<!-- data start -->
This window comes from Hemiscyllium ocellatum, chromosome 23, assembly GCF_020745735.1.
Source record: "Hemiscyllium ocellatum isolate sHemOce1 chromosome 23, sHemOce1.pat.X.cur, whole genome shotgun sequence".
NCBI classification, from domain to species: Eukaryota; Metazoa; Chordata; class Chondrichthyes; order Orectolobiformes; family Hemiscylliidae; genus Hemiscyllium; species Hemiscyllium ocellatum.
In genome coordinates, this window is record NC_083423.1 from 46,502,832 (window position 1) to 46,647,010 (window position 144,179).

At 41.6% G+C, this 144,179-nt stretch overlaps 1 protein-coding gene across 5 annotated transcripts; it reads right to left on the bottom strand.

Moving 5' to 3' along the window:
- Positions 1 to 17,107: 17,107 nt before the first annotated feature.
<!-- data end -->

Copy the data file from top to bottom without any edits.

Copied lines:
This window comes from Hemiscyllium ocellatum, chromosome 23, assembly GCF_020745735.1.
Source record: "Hemiscyllium ocellatum isolate sHemOce1 chromosome 23, sHemOce1.pat.X.cur, whole genome shotgun sequence".
NCBI classification, from domain to species: Eukaryota; Metazoa; Chordata; class Chondrichthyes; order Orectolobiformes; family Hemiscylliidae; genus Hemiscyllium; species Hemiscyllium ocellatum.
In genome coordinates, this window is record NC_083423.1 from 46,502,832 (window position 1) to 46,647,010 (window position 144,179).

At 41.6% G+C, this 144,179-nt stretch overlaps 1 protein-coding gene across 5 annotated transcripts; it reads right to left on the bottom strand.

Moving 5' to 3' along the window:
- Positions 1 to 17,107: 17,107 nt before the first annotated feature.